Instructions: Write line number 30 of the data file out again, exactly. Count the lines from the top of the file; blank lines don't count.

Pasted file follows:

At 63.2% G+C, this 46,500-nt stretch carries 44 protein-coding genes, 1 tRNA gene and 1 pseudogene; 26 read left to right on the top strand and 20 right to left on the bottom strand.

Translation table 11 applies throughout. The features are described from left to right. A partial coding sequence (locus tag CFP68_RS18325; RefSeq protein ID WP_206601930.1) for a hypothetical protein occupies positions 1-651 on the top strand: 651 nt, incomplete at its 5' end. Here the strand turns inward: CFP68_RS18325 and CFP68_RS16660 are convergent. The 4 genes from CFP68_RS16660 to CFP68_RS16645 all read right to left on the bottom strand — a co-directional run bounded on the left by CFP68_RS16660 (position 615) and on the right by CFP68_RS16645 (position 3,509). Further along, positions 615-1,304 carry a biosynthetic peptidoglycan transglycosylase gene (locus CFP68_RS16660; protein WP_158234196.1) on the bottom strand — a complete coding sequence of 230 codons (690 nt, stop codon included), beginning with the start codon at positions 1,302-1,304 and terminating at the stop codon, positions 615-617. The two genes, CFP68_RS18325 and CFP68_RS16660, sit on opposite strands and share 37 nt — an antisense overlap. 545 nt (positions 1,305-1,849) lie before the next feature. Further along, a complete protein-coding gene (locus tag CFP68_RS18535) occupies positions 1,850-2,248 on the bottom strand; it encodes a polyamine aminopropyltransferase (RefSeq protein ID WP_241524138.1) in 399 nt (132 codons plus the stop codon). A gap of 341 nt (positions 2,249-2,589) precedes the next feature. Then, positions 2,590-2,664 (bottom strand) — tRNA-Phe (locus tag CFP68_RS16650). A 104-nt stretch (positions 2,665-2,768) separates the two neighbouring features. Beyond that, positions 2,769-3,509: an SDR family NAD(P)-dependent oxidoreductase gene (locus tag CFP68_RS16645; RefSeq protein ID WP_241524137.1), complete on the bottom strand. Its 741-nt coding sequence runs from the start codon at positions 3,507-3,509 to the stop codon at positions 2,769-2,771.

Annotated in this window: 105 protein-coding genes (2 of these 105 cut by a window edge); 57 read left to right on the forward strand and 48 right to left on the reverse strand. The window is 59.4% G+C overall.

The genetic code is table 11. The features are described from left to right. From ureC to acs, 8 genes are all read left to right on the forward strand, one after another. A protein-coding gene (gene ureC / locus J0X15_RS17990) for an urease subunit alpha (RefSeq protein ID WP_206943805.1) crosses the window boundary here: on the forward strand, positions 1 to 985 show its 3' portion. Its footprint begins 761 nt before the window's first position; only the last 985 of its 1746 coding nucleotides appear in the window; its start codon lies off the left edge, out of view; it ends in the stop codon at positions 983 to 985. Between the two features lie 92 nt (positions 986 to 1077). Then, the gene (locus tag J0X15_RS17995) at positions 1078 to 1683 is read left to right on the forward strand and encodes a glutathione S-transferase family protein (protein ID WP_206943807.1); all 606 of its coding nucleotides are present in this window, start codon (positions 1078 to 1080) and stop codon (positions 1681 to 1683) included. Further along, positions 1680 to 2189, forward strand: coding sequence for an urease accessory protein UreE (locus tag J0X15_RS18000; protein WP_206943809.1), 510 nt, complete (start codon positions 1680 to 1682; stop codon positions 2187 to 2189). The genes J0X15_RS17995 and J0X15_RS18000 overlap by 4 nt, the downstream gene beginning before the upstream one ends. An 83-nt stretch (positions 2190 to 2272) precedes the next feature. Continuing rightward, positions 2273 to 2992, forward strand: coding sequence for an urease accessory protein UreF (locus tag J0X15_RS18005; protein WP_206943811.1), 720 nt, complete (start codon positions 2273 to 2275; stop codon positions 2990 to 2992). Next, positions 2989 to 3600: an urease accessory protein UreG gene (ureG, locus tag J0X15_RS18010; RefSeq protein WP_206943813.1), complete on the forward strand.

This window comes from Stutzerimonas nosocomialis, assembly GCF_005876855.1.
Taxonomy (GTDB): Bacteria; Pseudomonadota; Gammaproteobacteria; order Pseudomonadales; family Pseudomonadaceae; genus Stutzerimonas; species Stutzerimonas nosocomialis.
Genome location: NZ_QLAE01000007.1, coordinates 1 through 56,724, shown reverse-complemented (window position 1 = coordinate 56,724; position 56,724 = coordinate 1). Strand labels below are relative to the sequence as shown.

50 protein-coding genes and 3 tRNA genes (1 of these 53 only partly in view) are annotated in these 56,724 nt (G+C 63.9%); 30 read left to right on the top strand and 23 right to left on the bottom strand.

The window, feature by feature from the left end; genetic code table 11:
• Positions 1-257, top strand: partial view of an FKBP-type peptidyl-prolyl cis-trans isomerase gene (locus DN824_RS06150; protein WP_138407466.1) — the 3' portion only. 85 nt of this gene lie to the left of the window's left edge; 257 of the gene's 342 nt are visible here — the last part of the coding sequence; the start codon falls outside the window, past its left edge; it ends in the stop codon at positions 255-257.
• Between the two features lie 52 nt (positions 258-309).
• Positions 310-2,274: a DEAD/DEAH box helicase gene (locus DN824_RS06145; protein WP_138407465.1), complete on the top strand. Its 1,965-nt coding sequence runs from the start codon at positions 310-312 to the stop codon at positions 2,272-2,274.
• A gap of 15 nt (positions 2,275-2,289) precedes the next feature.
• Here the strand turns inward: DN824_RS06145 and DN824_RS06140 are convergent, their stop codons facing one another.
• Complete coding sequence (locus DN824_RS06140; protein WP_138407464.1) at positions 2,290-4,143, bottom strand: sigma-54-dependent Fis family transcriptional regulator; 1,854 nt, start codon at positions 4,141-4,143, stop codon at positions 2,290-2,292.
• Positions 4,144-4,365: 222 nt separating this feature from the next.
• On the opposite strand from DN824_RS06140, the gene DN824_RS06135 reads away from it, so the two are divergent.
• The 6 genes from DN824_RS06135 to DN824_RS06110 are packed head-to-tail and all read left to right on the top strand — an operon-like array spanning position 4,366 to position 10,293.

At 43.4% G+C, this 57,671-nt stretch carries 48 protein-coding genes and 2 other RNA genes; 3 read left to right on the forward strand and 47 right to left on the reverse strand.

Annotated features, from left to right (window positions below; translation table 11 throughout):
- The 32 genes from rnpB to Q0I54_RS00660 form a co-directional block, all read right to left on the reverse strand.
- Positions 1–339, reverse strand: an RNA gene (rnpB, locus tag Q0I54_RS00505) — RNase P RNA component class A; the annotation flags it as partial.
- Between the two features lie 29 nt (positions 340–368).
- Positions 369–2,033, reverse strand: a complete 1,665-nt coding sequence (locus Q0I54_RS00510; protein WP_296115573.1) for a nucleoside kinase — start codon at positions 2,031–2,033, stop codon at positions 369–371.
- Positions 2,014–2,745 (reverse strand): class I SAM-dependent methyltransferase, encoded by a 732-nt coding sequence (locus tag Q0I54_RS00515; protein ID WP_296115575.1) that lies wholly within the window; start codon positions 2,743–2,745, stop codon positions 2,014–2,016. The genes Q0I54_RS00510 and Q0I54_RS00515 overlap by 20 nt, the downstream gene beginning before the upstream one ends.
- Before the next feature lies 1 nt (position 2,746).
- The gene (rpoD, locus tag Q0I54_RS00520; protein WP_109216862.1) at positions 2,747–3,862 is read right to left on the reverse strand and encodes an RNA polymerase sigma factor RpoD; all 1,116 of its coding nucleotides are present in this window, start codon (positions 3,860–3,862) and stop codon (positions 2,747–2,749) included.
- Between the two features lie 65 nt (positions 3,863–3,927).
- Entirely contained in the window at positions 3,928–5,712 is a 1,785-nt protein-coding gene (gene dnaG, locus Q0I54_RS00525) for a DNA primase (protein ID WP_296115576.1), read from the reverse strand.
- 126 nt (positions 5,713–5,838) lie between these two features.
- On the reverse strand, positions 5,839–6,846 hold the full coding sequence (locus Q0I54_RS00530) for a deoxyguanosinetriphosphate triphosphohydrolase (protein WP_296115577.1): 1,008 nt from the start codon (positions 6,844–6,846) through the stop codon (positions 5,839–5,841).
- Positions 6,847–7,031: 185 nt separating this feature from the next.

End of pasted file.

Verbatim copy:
- 126 nt (positions 5,713–5,838) lie between these two features.